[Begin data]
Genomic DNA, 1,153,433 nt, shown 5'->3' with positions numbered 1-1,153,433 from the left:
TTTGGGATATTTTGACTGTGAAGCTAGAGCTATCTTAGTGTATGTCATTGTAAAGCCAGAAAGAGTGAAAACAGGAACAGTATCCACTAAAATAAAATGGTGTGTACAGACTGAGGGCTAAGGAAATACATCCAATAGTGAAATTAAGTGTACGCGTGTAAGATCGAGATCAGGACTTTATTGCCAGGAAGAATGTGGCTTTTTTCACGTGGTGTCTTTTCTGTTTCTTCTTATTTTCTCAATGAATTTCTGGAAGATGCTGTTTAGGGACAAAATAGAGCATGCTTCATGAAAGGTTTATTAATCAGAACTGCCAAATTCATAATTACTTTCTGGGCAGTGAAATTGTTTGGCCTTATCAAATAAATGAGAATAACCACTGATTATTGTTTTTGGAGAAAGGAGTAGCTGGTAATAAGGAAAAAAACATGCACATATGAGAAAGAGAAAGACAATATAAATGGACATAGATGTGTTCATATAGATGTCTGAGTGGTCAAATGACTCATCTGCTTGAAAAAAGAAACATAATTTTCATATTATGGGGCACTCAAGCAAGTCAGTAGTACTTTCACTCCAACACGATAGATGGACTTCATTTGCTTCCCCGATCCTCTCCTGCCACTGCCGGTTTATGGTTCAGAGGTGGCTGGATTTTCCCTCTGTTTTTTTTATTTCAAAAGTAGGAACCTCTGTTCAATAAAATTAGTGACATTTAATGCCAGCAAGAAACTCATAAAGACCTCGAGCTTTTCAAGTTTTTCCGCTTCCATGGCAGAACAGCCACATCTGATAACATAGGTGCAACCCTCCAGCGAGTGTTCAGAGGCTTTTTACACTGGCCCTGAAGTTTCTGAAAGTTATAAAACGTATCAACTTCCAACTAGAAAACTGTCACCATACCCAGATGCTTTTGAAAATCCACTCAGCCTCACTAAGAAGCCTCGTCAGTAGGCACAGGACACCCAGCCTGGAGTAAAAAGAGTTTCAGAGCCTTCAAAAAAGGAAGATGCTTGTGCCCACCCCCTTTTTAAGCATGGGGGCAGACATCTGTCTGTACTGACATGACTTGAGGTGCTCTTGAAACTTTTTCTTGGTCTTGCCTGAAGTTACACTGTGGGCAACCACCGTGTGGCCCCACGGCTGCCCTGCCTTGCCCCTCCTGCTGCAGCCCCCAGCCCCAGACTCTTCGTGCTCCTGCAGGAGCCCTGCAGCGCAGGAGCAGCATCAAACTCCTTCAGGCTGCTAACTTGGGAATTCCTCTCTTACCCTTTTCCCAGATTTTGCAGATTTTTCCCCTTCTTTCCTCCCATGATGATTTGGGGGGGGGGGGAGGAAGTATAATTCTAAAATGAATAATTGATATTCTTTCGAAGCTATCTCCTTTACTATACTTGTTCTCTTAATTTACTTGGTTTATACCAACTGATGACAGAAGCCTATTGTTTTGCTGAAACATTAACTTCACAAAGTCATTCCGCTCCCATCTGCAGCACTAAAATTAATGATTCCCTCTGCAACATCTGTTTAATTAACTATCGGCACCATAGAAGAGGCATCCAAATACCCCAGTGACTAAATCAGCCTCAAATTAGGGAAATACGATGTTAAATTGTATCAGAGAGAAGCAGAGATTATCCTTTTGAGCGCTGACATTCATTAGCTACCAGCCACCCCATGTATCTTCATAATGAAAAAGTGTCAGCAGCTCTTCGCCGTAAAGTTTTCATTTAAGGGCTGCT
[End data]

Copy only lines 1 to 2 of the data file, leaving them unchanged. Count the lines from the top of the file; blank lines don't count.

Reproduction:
Genomic DNA, 1,153,433 nt, shown 5'->3' with positions numbered 1-1,153,433 from the left:
TTTGGGATATTTTGACTGTGAAGCTAGAGCTATCTTAGTGTATGTCATTGTAAAGCCAGAAAGAGTGAAAACAGGAACAGTATCCACTAAAATAAAATGGTGTGTACAGACTGAGGGCTAAGGAAATACATCCAATAGTGAAATTAAGTGTACGCGTGTAAGATCGAGATCAGGACTTTATTGCCAGGAAGAATGTGGCTTTTTTCACGTGGTGTCTTTTCTGTTTCTTCTTATTTTCTCAATGAATTTCTGGAAGATGCTGTTTAGGGACAAAATAGAGCATGCTTCATGAAAGGTTTATTAATCAGAACTGCCAAATTCATAATTACTTTCTGGGCAGTGAAATTGTTTGGCCTTATCAAATAAATGAGAATAACCACTGATTATTGTTTTTGGAGAAAGGAGTAGCTGGTAATAAGGAAAAAAACATGCACATATGAGAAAGAGAAAGACAATATAAATGGACATAGATGTGTTCATATAGATGTCTGAGTGGTCAAATGACTCATCTGCTTGAAAAAAGAAACATAATTTTCATATTATGGGGCACTCAAGCAAGTCAGTAGTACTTTCACTCCAACACGATAGATGGACTTCATTTGCTTCCCCGATCCTCTCCTGCCACTGCCGGTTTATGGTTCAGAGGTGGCTGGATTTTCCCTCTGTTTTTTTTATTTCAAAAGTAGGAACCTCTGTTCAATAAAATTAGTGACATTTAATGCCAGCAAGAAACTCATAAAGACCTCGAGCTTTTCAAGTTTTTCCGCTTCCATGGCAGAACAGCCACATCTGATAACATAGGTGCAACCCTCCAGCGAGTGTTCAGAGGCTTTTTACACTGGCCCTGAAGTTTCTGAAAGTTATAAAACGTATCAACTTCCAACTAGAAAACTGTCACCATACCCAGATGCTTTTGAAAATCCACTCAGCCTCACTAAGAAGCCTCGTCAGTAGGCACAGGACACCCAGCCTGGAGTAAAAAGAGTTTCAGAGCCTTCAAAAAAGGAAGATGCTTGTGCCCACCCCCTTTTTAAGCATGGGGGCAGACATCTGTCTGTACTGACATGACTTGAGGTGCTCTTGAAACTTTTTCTTGGTCTTGCCTGAAGTTACACTGTGGGCAACCACCGTGTGGCCCCACGGCTGCCCTGCCTTGCCCCTCCTGCTGCAGCCCCCAGCCCCAGACTCTTCGTGCTCCTGCAGGAGCCCTGCAGCGCAGGAGCAGCATCAAACTCCTTCAGGCTGCTAACTTGGGAATTCCTCTCTTACCCTTTTCCCAGATTTTGCAGATTTTTCCCCTTCTTTCCTCCCATGATGATTTGGGGGGGGGGGGAGGAAGTATAATTCTAAAATGAATAATTGATATTCTTTCGAAGCTATCTCCTTTACTATACTTGTTCTCTTAATTTACTTGGTTTATACCAACTGATGACAGAAGCCTATTGTTTTGCTGAAACATTAACTTCACAAAGTCATTCCGCTCCCATCTGCAGCACTAAAATTAATGATTCCCTCTGCAACATCTGTTTAATTAACTATCGGCACCATAGAAGAGGCATCCAAATACCCCAGTGACTAAATCAGCCTCAAATTAGGGAAATACGATGTTAAATTGTATCAGAGAGAAGCAGAGATTATCCTTTTGAGCGCTGACATTCATTAGCTACCAGCCACCCCATGTATCTTCATAATGAAAAAGTGTCAGCAGCTCTTCGCCGTAAAGTTTTCATTTAAGGGCTGCT